Disparity error varies greatly with the algorithm you're using to compute stereo. There are a number of benchmarks for evaluating the quality of different stereo algorithms. See, for instance
The KITTI benchmark's rankings are based on what percentage of pixels are outliers, where inliers are defined as being disparity error of < 3px or < 5%. Middlebury has a number of different error criteria, but the default is a similar outlier percentage, with a threshold of 2 px error. By looking through some of the other options for Middlebury error metrics, you can see that most algorithms achieve sub-pixel accuracy for the vast majority of pixels, but there are a few percent (or more) of pixels that don't get correct correspondences, which leads to outliers. The errors of these false correspondences are distributed somewhat randomly, so benchmarks opt for these thresholded metrics to avoid being too sensitive to the outliers.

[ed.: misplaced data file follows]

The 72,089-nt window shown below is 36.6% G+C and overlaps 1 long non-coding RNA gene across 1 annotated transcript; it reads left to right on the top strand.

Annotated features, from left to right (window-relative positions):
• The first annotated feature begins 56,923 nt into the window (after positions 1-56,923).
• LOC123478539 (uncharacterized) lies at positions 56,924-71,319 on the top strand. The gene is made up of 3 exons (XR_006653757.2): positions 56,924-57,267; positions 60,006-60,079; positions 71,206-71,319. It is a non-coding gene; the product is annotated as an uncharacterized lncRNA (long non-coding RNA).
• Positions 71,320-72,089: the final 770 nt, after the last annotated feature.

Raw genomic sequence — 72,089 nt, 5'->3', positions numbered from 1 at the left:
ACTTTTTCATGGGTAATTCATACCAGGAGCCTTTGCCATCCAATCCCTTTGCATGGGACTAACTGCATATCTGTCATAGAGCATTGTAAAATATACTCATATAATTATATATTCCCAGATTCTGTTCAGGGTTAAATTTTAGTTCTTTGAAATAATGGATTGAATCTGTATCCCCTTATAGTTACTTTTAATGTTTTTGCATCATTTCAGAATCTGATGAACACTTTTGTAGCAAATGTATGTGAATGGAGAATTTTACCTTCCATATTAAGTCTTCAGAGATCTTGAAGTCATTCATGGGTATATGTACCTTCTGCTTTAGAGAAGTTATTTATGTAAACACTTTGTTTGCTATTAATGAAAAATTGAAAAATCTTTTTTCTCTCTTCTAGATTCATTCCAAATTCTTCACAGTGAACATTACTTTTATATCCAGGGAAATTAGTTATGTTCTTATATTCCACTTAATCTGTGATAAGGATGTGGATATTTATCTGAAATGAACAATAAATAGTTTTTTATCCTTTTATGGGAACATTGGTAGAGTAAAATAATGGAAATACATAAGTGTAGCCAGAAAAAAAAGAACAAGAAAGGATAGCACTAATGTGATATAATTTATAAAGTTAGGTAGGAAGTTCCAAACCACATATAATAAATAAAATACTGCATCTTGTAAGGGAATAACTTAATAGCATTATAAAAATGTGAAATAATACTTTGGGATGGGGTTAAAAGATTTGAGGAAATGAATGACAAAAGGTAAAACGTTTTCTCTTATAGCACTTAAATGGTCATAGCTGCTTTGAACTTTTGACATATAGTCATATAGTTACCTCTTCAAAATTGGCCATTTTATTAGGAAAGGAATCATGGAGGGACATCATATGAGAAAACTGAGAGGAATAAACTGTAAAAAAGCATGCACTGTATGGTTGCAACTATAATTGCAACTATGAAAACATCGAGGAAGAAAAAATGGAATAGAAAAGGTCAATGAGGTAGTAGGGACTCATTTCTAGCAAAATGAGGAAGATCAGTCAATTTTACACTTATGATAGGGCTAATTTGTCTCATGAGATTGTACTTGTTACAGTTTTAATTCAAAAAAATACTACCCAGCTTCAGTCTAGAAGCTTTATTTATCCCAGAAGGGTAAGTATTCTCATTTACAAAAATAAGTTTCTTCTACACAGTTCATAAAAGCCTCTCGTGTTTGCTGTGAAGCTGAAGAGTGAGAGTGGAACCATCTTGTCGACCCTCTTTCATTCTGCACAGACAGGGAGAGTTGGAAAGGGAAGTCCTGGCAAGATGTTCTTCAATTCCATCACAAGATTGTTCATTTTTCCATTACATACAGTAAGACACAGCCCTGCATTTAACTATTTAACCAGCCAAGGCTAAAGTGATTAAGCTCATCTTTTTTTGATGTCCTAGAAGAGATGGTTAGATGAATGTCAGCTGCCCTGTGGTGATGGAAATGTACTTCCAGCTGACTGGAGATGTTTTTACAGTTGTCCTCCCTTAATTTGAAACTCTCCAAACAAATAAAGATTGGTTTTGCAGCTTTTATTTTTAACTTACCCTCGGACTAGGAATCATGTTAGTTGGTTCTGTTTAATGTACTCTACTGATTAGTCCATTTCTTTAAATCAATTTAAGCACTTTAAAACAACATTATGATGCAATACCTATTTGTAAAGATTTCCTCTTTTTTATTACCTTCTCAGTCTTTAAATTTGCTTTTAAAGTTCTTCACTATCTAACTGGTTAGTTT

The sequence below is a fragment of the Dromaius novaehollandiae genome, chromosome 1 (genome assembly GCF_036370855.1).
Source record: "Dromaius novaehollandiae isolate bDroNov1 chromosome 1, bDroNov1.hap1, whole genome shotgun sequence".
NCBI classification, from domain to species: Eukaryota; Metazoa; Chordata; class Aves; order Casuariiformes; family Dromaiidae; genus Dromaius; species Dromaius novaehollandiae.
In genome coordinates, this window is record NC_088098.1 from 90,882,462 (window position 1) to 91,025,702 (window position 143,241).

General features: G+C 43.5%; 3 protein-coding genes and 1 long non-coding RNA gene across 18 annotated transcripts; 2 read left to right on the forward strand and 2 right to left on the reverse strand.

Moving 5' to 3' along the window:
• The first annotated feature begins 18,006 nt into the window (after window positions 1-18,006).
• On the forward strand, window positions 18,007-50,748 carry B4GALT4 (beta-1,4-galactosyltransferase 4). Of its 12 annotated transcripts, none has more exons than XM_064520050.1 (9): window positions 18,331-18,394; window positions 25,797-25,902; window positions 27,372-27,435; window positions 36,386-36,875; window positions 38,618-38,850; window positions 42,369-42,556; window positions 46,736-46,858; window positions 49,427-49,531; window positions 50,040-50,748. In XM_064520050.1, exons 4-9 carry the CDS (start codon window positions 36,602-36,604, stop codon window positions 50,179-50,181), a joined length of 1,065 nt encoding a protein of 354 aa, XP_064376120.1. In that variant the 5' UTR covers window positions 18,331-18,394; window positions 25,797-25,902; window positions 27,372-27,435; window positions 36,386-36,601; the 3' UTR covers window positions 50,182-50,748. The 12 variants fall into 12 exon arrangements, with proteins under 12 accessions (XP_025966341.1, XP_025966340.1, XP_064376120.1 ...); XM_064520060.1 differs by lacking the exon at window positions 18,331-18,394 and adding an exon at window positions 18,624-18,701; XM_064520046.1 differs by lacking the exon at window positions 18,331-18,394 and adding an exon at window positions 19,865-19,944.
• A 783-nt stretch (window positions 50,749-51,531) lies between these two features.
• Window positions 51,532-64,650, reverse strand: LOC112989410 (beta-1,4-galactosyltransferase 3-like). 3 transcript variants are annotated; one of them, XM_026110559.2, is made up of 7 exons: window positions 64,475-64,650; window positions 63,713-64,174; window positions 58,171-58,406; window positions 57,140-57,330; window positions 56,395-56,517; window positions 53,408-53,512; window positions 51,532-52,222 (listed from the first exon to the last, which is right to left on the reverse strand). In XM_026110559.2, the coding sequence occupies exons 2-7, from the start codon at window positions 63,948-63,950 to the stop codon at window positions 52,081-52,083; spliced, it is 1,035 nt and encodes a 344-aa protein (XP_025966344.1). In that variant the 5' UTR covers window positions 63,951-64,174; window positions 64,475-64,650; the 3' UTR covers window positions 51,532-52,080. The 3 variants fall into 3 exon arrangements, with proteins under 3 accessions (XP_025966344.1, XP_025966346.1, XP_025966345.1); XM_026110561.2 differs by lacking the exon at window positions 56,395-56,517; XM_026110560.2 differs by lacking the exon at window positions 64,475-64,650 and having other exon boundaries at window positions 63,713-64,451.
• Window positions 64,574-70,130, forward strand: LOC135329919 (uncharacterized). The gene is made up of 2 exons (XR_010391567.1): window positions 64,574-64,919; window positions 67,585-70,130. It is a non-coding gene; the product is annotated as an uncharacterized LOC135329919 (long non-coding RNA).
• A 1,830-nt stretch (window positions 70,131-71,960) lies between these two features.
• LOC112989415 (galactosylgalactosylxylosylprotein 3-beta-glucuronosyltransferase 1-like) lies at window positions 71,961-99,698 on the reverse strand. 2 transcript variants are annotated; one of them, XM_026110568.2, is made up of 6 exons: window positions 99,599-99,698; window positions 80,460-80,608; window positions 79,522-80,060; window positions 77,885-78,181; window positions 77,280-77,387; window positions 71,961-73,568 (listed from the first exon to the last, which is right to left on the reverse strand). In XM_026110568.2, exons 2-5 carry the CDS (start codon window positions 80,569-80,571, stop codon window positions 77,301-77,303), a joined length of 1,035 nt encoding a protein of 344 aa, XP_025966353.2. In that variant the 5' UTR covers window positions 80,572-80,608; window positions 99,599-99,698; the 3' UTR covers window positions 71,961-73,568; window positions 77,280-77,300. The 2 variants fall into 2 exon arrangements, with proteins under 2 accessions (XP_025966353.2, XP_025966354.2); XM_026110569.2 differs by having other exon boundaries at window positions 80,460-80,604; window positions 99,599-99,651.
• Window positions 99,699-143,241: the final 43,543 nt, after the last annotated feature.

The choice of an appropriate value will therefore depend on what you're trying to model. If you're interested in the common case of being able to find a good match, you can look at the median error on Middlebury (metric A50), which for the leading algorithms is around half a pixel.
Keep in mind, however, that many of these methods are more computationally expensive than is practical for a lot of robotics applications, with runtimes of several seconds. If you're looking for methods that will run at high frame rates, take a look at the "time" metric. A method like Semi-Global Block Matching (SGBM) can run several times per second, but raises median error to 1.27 for SGBM1.
For any of these methods, the error from outliers can be much higher. You could try to characterize the distribution of the error for a more complete picture, though it will depend on your inputs (are they similar to those in the benchmarks?) as well as the choice of algorithm.